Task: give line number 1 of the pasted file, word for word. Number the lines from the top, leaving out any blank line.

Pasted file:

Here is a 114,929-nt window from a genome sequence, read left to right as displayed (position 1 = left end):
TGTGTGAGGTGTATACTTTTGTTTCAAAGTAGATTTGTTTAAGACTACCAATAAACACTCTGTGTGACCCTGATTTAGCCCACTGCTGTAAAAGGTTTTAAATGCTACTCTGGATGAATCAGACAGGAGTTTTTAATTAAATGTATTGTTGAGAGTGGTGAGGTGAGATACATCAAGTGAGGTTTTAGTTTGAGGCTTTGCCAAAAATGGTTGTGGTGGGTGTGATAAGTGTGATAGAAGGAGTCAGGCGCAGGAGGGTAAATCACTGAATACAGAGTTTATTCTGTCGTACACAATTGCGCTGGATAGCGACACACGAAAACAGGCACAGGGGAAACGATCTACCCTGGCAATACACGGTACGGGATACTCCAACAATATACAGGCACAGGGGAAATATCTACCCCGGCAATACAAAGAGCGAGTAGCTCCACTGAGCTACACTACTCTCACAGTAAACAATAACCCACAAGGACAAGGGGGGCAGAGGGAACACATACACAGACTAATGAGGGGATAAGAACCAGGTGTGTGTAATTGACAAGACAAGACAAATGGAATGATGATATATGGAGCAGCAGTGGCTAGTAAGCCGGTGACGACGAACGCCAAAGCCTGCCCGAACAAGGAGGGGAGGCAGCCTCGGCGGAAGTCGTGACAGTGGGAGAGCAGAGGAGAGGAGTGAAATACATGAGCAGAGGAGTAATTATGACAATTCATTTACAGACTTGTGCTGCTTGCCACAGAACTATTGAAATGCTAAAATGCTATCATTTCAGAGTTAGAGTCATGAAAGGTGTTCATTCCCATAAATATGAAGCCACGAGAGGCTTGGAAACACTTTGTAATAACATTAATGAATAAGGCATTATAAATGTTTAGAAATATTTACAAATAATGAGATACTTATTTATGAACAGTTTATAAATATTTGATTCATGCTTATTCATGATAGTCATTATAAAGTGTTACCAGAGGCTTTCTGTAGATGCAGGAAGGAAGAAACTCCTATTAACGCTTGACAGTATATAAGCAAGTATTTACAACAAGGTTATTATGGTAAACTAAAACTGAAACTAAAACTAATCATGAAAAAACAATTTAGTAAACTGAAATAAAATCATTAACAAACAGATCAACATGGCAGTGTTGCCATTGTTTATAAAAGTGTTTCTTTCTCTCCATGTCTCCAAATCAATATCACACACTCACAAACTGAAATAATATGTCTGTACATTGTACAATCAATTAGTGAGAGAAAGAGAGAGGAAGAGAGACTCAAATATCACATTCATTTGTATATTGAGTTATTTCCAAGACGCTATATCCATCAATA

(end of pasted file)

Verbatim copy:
Here is a 114,929-nt window from a genome sequence, read left to right as displayed (position 1 = left end):